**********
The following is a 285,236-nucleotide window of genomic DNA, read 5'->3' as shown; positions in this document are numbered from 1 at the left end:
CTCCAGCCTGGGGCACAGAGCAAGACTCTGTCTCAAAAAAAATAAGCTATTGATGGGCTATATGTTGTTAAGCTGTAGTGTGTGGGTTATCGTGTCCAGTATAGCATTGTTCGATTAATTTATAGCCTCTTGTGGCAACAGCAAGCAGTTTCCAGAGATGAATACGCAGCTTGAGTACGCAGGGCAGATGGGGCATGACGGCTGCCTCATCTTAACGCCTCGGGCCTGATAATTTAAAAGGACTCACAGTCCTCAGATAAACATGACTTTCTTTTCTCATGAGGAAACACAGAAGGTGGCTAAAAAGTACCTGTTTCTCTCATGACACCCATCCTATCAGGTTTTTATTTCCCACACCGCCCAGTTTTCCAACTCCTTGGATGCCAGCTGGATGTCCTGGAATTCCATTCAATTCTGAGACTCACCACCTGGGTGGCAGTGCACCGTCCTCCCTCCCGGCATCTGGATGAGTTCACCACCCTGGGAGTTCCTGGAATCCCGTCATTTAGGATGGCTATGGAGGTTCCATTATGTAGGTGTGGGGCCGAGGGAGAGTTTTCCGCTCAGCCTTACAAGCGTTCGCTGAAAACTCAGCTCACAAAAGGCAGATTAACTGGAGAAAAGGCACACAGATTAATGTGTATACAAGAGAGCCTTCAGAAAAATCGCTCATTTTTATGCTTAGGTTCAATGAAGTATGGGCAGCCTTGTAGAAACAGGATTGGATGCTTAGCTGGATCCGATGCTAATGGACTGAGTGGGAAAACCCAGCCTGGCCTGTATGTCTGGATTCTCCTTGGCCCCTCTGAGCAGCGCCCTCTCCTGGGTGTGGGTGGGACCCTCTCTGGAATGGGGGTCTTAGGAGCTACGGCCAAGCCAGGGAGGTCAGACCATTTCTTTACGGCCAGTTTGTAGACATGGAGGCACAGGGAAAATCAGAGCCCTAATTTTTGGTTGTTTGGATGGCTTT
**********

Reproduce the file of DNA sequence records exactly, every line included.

The following is a 285,236-nucleotide window of genomic DNA, read 5'->3' as shown; positions in this document are numbered from 1 at the left end:
CTCCAGCCTGGGGCACAGAGCAAGACTCTGTCTCAAAAAAAATAAGCTATTGATGGGCTATATGTTGTTAAGCTGTAGTGTGTGGGTTATCGTGTCCAGTATAGCATTGTTCGATTAATTTATAGCCTCTTGTGGCAACAGCAAGCAGTTTCCAGAGATGAATACGCAGCTTGAGTACGCAGGGCAGATGGGGCATGACGGCTGCCTCATCTTAACGCCTCGGGCCTGATAATTTAAAAGGACTCACAGTCCTCAGATAAACATGACTTTCTTTTCTCATGAGGAAACACAGAAGGTGGCTAAAAAGTACCTGTTTCTCTCATGACACCCATCCTATCAGGTTTTTATTTCCCACACCGCCCAGTTTTCCAACTCCTTGGATGCCAGCTGGATGTCCTGGAATTCCATTCAATTCTGAGACTCACCACCTGGGTGGCAGTGCACCGTCCTCCCTCCCGGCATCTGGATGAGTTCACCACCCTGGGAGTTCCTGGAATCCCGTCATTTAGGATGGCTATGGAGGTTCCATTATGTAGGTGTGGGGCCGAGGGAGAGTTTTCCGCTCAGCCTTACAAGCGTTCGCTGAAAACTCAGCTCACAAAAGGCAGATTAACTGGAGAAAAGGCACACAGATTAATGTGTATACAAGAGAGCCTTCAGAAAAATCGCTCATTTTTATGCTTAGGTTCAATGAAGTATGGGCAGCCTTGTAGAAACAGGATTGGATGCTTAGCTGGATCCGATGCTAATGGACTGAGTGGGAAAACCCAGCCTGGCCTGTATGTCTGGATTCTCCTTGGCCCCTCTGAGCAGCGCCCTCTCCTGGGTGTGGGTGGGACCCTCTCTGGAATGGGGGTCTTAGGAGCTACGGCCAAGCCAGGGAGGTCAGACCATTTCTTTACGGCCAGTTTGTAGACATGGAGGCACAGGGAAAATCAGAGCCCTAATTTTTGGTTGTTTGGATGGCTTT